Our results suggest that, for QTLs of large effect sizes, the choosing of one gene expression measure as a quantitative phenotype is not likely to have profound repercussions in the conclusions drawn from linkage analyses of a particular expression trait, provided that false-positive ratios are taken into account, and reasonable QTL detection thresholds are set. However, large differences between the expression measures were observed in some cases, particularly for weaker linkage signals that may be due to QTLs with smaller genetic effects.
This work was supported in part by National Institutes of Health grants MH59490, MH078111, and HL45522.
This article has been published as part of BMC Proceedings Volume 1 Supplement 1, 2007: Genetic Analysis Workshop 15: Gene Expression Analysis and Approaches to Detecting Multiple Functional Loci. The full contents of the supplement are available online at http://0-www.biomedcentral.com.brum.beds.ac.uk/1753-6561/1?issue=S1.
- Irizarry RA, Hobbs B, Collin F, Barclay YDB, Antonellis KJ, Scherf U, Speed TP: Exploration, normalization, and summaries of high density oligonucleotide array probe level data. Biostatistics. 2003, 4: 249-264. 10.1093/biostatistics/4.2.249.View ArticlePubMedGoogle Scholar
- Wu Z, Irizarry RA, Gentleman R, Martinez Murillo F, Spencer F: A model-based background adjustment for oligonucleotide expression arrays. J Am Stat Assoc. 2004, 99: 909-917. 10.1198/016214504000000683.View ArticleGoogle Scholar
- Statistical algorithms description document. [http://www.affymetrix.com/support/technical/whitepapers/sadd_whitepaper.pdf]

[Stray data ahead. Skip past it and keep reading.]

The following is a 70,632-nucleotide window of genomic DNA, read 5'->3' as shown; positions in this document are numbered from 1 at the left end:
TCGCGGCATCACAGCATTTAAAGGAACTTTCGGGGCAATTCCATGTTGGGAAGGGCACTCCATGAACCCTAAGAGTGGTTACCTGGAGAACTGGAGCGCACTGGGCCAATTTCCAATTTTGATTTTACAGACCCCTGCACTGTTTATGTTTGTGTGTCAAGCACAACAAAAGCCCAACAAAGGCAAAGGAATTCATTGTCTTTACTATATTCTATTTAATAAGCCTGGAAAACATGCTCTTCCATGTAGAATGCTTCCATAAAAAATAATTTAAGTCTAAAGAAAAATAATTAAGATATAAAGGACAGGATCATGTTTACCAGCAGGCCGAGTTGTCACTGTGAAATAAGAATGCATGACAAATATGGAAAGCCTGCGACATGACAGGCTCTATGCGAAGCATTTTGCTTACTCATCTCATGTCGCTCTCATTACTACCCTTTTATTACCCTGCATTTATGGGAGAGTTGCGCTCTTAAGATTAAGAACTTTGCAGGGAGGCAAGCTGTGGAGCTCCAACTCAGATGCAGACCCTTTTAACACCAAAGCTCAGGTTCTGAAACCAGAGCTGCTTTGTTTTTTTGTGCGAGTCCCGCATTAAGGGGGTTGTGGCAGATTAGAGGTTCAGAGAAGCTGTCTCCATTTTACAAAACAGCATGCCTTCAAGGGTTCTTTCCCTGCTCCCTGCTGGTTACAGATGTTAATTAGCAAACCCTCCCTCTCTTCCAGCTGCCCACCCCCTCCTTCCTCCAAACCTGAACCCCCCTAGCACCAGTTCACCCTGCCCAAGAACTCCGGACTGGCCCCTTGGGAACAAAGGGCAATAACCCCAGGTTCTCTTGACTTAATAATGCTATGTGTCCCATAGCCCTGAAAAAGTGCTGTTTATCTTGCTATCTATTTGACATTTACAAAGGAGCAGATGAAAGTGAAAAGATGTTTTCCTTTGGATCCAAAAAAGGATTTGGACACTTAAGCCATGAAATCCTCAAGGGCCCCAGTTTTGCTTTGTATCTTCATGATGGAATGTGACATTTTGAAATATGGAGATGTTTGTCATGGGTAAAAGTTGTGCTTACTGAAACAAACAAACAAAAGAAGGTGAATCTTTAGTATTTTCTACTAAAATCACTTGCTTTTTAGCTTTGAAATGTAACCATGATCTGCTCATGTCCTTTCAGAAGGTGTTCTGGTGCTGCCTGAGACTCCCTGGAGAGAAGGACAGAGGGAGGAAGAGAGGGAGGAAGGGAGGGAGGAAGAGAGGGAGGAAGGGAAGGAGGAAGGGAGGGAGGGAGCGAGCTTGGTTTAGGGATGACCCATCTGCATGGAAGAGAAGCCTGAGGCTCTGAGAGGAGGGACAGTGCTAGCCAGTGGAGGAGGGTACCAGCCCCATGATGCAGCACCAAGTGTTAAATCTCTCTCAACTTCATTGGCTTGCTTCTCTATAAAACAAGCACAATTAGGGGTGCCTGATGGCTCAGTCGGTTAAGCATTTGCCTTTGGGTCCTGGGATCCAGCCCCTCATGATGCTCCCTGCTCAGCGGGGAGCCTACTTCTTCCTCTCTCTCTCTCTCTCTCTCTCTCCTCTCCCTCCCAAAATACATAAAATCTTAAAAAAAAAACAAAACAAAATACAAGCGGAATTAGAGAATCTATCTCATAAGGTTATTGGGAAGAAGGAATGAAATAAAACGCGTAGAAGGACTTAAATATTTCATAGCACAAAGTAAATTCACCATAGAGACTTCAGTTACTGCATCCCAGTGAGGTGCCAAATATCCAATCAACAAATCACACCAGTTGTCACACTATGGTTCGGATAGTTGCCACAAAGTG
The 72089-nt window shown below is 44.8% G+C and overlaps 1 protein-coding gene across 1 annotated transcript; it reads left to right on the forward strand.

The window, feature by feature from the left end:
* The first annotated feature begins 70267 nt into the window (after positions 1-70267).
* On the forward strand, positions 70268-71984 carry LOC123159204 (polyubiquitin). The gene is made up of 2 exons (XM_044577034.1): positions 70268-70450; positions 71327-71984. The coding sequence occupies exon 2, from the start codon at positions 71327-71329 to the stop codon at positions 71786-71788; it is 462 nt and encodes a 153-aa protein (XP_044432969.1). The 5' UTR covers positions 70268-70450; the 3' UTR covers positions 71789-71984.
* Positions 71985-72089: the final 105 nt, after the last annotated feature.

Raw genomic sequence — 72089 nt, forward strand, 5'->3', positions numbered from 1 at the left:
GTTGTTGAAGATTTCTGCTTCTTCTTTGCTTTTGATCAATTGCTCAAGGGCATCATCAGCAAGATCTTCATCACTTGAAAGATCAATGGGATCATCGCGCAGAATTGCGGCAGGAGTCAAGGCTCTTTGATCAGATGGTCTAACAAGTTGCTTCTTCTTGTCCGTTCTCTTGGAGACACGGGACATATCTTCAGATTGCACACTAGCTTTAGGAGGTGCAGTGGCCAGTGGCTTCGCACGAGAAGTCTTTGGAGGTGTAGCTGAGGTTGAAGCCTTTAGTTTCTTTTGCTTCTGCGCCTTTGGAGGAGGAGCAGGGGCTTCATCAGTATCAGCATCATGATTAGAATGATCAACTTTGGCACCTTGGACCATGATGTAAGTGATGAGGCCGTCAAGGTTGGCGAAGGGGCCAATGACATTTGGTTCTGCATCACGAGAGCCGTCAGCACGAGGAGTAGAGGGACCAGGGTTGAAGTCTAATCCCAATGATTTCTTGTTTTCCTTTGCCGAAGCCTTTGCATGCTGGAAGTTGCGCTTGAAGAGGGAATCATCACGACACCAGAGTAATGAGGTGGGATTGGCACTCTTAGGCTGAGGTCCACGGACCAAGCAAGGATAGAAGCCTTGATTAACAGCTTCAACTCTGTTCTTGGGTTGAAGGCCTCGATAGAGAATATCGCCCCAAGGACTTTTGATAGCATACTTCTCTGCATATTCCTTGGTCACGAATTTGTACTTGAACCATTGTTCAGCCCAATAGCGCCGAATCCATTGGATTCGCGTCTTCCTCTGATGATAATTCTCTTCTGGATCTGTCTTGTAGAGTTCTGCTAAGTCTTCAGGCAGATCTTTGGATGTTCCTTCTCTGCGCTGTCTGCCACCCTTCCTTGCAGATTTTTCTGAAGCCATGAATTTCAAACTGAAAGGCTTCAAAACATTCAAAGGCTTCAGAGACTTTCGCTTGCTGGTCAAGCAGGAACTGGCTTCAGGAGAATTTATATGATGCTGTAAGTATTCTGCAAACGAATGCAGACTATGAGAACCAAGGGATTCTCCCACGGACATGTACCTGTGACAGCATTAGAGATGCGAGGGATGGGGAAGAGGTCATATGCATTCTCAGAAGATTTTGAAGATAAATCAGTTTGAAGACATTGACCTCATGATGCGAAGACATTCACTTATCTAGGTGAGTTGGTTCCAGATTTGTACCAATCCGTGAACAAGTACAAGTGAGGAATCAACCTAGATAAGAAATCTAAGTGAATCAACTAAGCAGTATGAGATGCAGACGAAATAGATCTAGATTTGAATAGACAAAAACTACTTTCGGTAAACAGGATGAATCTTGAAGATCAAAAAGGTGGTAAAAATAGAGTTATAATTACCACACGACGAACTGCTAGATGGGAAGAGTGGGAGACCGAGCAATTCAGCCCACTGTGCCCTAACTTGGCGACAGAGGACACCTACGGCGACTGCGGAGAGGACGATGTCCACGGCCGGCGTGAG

- Li C, Wong WH: Model-based analysis of oligonucleotide arrays: expression index computation and outlier detection. Proc Nat Acad Sci USA. 2001, 98: 31-36. 10.1073/pnas.011404098.View ArticlePubMed CentralPubMedGoogle Scholar
- Irizarry RA, Wu Z, Jaffee HA: Comparison of Affymetrix GeneChip expression measures. Bioinformatics. 2006, 22: 789-794. 10.1093/bioinformatics/btk046.View ArticlePubMedGoogle Scholar
- Millenaar FF, Okyere J, May ST, van Zanten M, Voesenek LACJ, Peeters AJM: How to decide? Different methods of calculating gene expression from short oligonucleotide array data will give different results. BMC Bioinformatics. 2006, 7: 137-10.1186/1471-2105-7-137.View ArticlePubMed CentralPubMedGoogle Scholar
- Cheung VG, Conlin LK, Weber TM, Arcaro M, Jen K, Morley M, Spielman RS: Natural variation in human gene expression assessed in lymphoblastoid cells. Nat Genet. 2003, 33: 422-425. 10.1038/ng1094.View ArticlePubMedGoogle Scholar
- Cheung VG, Spielman RS, Ewens KG, Weber TM, Morley M, Burdick JT: Mapping determinants of human gene expression by regional and genome-wide association. Nature. 2005, 437: 1365-1369. 10.1038/nature04244.View ArticlePubMed CentralPubMedGoogle Scholar